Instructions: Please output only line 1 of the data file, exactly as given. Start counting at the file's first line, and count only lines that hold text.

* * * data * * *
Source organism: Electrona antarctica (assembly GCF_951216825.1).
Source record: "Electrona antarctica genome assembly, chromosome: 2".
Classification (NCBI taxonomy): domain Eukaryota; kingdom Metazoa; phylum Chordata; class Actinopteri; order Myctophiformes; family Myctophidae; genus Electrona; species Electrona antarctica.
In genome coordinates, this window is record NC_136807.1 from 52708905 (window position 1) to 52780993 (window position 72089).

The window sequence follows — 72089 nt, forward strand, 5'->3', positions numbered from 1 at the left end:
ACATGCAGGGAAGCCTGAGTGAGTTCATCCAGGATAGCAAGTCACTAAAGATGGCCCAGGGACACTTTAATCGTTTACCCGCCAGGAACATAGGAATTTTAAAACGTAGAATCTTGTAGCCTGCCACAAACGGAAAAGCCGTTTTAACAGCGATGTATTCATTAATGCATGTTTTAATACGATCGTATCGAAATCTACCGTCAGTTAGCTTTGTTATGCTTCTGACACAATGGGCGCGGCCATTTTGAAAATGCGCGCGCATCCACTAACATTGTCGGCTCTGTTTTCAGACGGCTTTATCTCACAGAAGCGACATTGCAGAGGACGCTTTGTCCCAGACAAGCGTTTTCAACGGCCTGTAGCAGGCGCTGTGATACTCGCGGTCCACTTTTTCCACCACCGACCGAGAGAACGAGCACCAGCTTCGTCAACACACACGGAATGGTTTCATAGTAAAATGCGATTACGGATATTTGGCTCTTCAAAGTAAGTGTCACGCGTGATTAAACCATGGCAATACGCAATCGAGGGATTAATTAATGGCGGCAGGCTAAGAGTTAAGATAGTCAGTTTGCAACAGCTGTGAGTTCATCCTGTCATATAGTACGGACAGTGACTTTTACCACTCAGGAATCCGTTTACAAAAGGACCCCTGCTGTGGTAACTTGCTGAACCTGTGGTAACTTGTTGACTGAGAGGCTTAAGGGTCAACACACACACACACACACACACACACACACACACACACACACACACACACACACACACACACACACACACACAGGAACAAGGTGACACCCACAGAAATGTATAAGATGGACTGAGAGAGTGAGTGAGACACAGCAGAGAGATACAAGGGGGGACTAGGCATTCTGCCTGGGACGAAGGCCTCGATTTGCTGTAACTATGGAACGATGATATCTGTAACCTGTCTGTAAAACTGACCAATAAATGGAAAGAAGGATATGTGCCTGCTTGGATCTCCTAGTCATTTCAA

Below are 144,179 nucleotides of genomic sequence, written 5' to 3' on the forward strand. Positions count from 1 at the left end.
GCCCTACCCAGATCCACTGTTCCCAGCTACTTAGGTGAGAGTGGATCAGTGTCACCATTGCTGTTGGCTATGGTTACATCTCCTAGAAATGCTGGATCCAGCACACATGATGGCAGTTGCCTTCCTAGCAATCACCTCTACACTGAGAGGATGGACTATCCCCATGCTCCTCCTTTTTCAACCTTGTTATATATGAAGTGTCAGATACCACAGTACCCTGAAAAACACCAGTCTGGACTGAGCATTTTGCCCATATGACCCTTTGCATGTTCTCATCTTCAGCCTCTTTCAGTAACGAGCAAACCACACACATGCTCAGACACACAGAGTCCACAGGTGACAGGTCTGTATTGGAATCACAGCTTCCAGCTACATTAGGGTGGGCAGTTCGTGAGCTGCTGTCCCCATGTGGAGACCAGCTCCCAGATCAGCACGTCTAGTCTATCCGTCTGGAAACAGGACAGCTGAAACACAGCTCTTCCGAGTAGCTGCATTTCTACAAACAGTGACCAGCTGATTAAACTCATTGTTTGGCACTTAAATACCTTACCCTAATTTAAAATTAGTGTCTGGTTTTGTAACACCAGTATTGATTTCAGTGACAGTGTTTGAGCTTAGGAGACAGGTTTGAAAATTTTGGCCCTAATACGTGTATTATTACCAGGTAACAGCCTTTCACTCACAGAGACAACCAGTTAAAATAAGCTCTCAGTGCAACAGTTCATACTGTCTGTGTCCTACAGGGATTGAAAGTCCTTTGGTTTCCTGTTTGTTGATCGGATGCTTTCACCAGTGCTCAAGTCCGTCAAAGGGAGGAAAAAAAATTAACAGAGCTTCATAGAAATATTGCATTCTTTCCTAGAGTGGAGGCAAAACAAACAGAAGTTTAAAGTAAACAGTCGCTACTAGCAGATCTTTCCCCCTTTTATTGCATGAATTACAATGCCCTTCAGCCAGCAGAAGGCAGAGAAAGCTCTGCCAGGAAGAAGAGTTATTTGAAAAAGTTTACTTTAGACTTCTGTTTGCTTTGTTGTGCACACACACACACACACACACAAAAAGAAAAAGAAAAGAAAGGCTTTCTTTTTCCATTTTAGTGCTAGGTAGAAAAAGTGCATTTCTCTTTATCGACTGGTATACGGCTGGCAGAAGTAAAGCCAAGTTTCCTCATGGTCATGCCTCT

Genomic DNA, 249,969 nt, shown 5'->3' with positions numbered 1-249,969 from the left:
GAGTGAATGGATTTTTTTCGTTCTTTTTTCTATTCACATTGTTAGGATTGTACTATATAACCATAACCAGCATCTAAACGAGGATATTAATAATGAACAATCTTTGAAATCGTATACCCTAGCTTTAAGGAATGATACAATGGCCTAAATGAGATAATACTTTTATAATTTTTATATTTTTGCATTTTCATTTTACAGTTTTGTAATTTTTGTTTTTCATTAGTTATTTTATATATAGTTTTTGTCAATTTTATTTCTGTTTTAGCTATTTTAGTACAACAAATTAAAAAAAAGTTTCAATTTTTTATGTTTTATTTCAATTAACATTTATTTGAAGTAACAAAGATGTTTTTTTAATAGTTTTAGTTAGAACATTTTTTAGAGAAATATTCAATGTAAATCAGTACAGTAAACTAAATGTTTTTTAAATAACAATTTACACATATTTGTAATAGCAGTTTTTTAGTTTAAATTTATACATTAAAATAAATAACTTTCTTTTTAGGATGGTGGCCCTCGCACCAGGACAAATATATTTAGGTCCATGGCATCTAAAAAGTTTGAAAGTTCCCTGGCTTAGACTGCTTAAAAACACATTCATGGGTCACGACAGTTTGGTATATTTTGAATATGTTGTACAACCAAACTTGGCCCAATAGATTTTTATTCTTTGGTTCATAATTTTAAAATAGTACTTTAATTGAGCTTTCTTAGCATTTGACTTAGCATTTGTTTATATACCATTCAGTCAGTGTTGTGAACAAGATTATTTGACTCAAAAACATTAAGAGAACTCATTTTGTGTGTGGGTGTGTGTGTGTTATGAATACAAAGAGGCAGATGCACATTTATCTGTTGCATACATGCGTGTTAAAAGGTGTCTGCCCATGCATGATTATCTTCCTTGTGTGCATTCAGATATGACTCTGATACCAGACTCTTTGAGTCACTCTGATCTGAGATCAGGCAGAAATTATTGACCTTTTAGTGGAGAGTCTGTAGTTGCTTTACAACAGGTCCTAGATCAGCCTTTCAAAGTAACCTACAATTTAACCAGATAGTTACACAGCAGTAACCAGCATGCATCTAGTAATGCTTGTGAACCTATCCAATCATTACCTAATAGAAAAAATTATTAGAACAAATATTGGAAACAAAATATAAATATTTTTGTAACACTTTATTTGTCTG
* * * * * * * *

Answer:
Source organism: Electrona antarctica (assembly GCF_951216825.1).